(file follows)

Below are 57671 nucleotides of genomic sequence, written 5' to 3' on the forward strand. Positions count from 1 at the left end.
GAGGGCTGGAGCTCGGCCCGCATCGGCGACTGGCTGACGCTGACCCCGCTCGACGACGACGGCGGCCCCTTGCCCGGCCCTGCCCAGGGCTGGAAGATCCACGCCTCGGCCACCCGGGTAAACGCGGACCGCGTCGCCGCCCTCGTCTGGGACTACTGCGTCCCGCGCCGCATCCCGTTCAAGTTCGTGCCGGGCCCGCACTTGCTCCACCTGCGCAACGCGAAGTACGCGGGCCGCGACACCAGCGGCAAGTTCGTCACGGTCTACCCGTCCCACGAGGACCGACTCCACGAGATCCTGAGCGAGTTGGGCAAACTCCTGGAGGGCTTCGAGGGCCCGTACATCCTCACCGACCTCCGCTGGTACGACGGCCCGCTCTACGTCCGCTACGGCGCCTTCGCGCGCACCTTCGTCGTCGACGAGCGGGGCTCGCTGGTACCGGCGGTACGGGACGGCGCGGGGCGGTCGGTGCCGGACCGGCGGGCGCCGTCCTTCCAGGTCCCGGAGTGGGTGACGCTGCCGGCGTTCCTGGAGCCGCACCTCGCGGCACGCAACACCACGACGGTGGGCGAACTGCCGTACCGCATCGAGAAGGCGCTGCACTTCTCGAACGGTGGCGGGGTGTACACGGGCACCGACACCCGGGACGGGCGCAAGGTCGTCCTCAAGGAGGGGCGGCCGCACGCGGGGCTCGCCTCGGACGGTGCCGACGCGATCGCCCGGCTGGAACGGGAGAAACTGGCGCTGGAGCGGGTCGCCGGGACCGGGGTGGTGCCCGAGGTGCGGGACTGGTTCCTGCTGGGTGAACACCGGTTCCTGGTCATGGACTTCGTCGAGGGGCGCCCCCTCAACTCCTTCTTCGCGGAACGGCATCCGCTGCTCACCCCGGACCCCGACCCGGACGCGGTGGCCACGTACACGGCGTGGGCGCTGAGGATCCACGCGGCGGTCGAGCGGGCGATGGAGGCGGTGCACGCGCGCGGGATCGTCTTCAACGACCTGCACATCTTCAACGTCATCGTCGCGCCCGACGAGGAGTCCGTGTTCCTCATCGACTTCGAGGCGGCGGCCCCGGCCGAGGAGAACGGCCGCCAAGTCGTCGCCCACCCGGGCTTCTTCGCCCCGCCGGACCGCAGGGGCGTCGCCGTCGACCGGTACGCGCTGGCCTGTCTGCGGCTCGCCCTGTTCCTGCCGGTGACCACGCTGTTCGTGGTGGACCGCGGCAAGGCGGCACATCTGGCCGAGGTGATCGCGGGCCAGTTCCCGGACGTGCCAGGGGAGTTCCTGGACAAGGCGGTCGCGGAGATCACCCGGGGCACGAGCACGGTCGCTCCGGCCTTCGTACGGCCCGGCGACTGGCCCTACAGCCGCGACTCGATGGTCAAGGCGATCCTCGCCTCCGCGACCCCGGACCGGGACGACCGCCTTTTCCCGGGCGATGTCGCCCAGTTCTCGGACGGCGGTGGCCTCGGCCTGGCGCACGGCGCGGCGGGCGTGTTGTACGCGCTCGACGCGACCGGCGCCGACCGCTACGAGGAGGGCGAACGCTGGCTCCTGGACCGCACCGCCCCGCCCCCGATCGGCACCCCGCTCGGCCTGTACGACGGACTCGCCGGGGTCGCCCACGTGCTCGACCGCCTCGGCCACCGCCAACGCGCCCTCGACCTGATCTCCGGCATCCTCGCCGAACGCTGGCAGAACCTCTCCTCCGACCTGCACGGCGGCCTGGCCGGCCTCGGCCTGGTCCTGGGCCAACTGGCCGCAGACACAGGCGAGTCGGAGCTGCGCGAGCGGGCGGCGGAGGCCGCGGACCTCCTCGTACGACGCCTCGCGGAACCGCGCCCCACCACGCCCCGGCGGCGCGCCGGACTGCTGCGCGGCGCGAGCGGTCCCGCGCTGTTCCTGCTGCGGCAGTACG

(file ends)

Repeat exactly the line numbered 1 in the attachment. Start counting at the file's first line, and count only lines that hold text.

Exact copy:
Below are 57671 nucleotides of genomic sequence, written 5' to 3' on the forward strand. Positions count from 1 at the left end.